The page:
The Rubric

This is my favorite graphic tool because it is SO helpful, on so many fronts, for both me and my students! Maybe this is something you have never done, but I have been guilty of quickly throwing an assignment at a student, without really thinking it through, let alone sufficiently explaining it. And then I would wonder why it wasn’t at all what I was expecting when it was done!  Especially if you are a newbie at homeschooling, I bet you have struggled with this, too.

A simple rubric often eliminates this problem by:

  • helping you think through the assignment before you give it.
  • giving you a clear, concrete way to explain exactly what you want your student to do.
  • providing a written reminder to your student of what he’s aiming for as he works on the assignment.
  • offering you the perfect tool to evaluate and discuss your student’s work with her.

Rubrics work equally well with written assignments, oral presentations, hands on projects or anything else you might dream up, for history, science, language arts and many other subjects you teach. You can make your rubric as simple or complicated as you want, depending upon the age of your student and your grading criteria.

Sample Rubric

 

Sample Rubric from K-5 Manual

 

 

 

 

 

 

This rubric is a simple one suitable for a story written by a late elementary student.

 

 

 

 

 

Personally, I did not grade my children at that age, but I did use a rubric to insure that we both understood what was expected in an assignment.

How to Make Your Own

  1. View and download this sample of  of a (blank) basic rubric.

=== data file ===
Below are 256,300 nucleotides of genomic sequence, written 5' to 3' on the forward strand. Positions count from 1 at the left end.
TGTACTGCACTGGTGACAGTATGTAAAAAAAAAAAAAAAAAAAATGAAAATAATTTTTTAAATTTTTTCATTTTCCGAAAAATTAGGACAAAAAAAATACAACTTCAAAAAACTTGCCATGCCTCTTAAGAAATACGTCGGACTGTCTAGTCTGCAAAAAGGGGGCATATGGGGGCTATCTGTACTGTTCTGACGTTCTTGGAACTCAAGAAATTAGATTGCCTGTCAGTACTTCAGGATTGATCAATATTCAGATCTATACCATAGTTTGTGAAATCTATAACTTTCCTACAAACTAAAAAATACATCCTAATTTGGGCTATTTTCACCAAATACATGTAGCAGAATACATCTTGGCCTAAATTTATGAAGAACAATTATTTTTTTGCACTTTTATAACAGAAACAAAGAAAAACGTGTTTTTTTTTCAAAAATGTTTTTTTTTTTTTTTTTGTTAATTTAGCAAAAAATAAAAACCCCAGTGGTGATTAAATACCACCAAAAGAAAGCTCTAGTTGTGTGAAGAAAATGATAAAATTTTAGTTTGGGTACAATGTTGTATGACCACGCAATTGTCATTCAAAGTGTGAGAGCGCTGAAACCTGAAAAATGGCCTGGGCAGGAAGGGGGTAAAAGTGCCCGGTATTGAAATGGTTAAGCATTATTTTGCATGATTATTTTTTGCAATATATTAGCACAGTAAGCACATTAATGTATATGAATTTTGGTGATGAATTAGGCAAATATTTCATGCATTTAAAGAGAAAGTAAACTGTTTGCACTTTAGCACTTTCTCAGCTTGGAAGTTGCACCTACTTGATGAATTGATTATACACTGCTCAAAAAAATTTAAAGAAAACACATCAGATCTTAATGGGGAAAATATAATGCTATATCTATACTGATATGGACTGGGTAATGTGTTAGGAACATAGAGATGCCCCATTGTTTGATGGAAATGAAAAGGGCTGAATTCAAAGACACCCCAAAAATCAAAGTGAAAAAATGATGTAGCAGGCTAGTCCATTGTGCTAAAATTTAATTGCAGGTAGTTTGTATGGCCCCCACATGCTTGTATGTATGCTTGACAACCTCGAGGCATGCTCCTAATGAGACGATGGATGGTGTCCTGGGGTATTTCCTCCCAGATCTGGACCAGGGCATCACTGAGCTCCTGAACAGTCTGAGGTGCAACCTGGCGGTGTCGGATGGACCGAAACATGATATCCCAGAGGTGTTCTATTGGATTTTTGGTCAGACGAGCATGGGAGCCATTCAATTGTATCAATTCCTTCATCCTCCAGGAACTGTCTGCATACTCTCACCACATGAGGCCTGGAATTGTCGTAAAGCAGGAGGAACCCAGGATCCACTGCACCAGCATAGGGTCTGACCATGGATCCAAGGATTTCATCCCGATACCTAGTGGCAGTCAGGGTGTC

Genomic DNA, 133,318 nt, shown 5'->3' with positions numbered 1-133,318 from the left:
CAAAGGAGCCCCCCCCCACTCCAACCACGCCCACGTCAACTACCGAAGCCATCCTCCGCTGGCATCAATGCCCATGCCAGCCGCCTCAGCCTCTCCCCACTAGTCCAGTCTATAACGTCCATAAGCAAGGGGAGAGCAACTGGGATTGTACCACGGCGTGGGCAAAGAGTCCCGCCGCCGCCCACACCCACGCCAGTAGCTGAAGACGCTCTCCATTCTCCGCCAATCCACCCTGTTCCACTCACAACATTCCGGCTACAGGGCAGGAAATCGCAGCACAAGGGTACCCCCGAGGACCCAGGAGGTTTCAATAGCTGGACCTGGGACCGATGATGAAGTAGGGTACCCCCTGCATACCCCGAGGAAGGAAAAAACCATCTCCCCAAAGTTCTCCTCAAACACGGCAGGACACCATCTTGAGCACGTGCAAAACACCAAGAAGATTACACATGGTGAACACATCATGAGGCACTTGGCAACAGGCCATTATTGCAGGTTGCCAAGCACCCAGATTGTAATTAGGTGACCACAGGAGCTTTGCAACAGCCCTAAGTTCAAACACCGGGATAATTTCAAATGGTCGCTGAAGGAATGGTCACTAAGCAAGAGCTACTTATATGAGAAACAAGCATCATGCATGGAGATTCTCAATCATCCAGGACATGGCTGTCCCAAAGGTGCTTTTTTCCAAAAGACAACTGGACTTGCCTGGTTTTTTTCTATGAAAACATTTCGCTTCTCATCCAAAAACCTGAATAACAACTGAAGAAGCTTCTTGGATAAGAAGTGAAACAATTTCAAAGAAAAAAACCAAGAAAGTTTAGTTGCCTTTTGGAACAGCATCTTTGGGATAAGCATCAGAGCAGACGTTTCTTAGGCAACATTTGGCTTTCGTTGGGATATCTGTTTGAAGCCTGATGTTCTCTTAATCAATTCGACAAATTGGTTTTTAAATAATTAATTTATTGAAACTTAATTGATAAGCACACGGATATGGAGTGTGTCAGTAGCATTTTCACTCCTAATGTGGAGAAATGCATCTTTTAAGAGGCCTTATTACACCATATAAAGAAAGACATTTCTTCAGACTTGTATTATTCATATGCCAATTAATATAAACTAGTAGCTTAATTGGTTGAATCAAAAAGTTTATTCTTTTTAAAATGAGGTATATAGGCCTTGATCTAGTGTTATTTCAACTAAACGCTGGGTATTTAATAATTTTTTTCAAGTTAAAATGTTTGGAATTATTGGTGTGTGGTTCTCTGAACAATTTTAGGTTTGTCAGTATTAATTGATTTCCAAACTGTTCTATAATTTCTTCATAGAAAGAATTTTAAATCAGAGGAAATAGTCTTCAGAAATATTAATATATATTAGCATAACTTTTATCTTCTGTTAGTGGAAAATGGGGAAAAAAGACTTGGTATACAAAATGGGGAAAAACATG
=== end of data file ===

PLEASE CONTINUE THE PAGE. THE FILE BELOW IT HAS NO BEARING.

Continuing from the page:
2. Decide which skills or concepts you want to evaluate.
  3. List the most important ones in the first column on the left.
  4. Create a table in Microsoft Word or software similar, or use the blank grid provided on the Train up a Child Publishing Tools CD if you happen own one of our Unit Programs. Type or write in the criteria under the numbers with the highest number being the best score. Notice the wording on the sample criteria to help you develop your own.
  5. You may add rows or columns if you would like a more fine-tuned system.
  6. Share the rubric with your student to explain your expectations for the assignment. Encourage her to check the rubric while she is working on the assignment to make sure it is completely finished before  it is turned in.
  7. Evaluate the assignment using the rubric and calculate the points if you are giving your student a grade for that assignment.
  8. As the teacher, you determine the grading scale depending on the number of elements and whether certain elements are more important than others. With our example, a possible grading scale would be: